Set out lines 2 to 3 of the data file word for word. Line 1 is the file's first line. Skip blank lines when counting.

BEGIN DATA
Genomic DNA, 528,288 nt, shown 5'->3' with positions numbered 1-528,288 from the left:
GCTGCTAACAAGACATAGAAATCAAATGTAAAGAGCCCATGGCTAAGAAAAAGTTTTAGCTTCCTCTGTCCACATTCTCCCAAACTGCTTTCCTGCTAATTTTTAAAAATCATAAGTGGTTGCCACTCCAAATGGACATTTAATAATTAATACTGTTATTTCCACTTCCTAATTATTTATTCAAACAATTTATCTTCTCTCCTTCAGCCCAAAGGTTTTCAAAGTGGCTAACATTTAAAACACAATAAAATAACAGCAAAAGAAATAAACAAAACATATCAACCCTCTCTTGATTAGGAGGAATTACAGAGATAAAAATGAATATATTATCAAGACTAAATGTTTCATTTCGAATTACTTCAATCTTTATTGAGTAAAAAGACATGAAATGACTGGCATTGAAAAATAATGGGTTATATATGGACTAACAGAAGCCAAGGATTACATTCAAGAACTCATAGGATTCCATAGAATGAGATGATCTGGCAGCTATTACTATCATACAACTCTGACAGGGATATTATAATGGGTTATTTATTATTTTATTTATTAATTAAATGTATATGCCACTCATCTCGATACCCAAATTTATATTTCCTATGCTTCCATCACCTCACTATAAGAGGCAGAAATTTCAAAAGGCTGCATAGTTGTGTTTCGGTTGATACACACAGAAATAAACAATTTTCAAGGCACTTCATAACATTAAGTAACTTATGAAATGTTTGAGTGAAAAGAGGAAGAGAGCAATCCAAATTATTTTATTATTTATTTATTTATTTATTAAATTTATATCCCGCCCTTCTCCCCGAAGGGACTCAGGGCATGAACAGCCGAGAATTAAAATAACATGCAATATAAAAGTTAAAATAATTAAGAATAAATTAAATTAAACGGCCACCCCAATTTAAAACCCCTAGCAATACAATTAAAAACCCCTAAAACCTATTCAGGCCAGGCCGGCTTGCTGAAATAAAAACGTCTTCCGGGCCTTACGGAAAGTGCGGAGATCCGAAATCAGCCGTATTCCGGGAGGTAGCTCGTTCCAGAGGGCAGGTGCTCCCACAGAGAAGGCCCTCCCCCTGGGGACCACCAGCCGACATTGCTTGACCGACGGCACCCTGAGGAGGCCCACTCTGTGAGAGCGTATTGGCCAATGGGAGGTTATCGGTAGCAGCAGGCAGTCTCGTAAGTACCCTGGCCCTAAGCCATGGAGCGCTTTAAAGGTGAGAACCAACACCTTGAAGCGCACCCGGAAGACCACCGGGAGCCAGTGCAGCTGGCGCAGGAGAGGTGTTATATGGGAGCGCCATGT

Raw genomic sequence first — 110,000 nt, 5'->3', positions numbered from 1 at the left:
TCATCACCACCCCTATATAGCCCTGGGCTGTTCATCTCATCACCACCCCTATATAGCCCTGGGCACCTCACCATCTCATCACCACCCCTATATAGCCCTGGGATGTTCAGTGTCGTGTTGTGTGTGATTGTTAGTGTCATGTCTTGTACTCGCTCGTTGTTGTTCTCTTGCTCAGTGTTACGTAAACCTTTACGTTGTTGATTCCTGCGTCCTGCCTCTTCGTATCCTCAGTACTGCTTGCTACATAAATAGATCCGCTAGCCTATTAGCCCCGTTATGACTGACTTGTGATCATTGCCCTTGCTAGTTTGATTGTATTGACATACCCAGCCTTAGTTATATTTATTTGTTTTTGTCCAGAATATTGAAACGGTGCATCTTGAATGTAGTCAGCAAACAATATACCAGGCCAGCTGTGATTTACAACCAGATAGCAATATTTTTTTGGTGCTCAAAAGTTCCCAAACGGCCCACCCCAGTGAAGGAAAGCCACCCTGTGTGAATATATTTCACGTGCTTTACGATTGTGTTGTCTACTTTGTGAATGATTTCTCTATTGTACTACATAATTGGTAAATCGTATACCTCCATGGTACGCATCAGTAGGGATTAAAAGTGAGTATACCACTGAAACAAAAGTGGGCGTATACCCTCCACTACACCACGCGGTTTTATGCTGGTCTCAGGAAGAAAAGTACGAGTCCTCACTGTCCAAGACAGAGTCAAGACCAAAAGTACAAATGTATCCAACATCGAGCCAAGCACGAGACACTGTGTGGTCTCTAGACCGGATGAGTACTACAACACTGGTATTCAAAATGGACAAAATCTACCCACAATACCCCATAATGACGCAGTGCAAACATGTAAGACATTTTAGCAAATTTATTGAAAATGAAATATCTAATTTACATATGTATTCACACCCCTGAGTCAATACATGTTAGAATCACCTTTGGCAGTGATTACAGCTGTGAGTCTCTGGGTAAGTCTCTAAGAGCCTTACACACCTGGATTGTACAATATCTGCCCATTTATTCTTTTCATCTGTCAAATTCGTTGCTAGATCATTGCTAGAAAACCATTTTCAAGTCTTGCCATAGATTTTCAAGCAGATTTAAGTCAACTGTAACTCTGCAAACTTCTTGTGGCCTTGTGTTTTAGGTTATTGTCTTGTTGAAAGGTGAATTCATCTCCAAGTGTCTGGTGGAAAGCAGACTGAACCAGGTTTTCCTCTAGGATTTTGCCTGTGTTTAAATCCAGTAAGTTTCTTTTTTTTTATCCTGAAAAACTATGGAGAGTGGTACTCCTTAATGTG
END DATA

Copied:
GCTGCTAACAAGACATAGAAATCAAATGTAAAGAGCCCATGGCTAAGAAAAAGTTTTAGCTTCCTCTGTCCACATTCTCCCAAACTGCTTTCCTGCTAATTTTTAAAAATCATAAGTGGTTGCCACTCCAAATGGACATTTAATAATTAATACTGTTATTTCCACTTCCTAATTATTTATTCAAACAATTTATCTTCTCTCCTTCAGCCCAAAGGTTTTCAAAGTGGCTAACATTTAAAACACAATAAAATAACAGCAAAAGAAATAAACAAAACATATCAACCCTCTCTTGATTAGGAGGAATTACAGAGATAAAAATGAATATATTATCAAGACTAAATGTTTCATTTCGAATTACTTCAATCTTTATTGAGTAAAAAGACATGAAATGACTGGCATTGAAAAATAATGGGTTATATATGGACTAACAGAAGCCAAGGATTACATTCAAGAACTCATAGGATTCCATAGAATGAGATGATCTGGCAGCTATTACTATCATACAACTCTGACAGGGATATTATAATGGGTTATTTATTATTTTATTTATTAATTAAATGTATATGCCACTCATCTCGATACCCAAATTTATATTTCCTATGCTTCCATCACCTCACTATAAGAGGCAGAAATTTCAAAAGGCTGCATAGTTGTGTTTCGGTTGATACACACAGAAATAAACAATTTTCAAGGCACTTCATAACATTAAGTAACTTATGAAATGTTTGAGTGAAAAGAGGAAGAGAGCAATCCAAATTATTTTATTATTTATTTATTTATTTATTAAATTTATATCCCGCCCTTCTCCCCGAAGGGACTCAGGGCATGAACAGCCGAGAATTAAAATAACATGCAATATAAAAGTTAAAATAATTAAGAATAAATTAAATTAAACGGCCACCCCAATTTAAAACCCCTAGCAATACAATTAAAAACCCCTAAAACCTATTCAGGCCAGGCCGGCTTGCTGAAATAAAAACGTCTTCCGGGCCTTACGGAAAGTGCGGAGATCCGAAATCAGCCGTATTCCGGGAGGTAGCTCGTTCCAGAGGGCAGGTGCTCCCACAGAGAAGGCCCTCCCCCTGGGGACCACCAGCCGACATTGCTTGACCGACGGCACCCTGAGGAGGCCCACTCTGTGAGAGCGTATTGGCCAATGGGAGGTTATCGGTAGCAGCAGGCAGTCTCGTAAGTACCCTGGCCCTAAGCCATGGAGCGCTTTAAAGGTGAGAACCAACACCTTGAAGCGCACCCGGAAGACCACCGGGAGCCAGTGCAGCTGGCGCAGGAGAGGTGTTATATGGGAGCGCCATGT

Raw genomic sequence first — 110,000 nt, 5'->3', positions numbered from 1 at the left: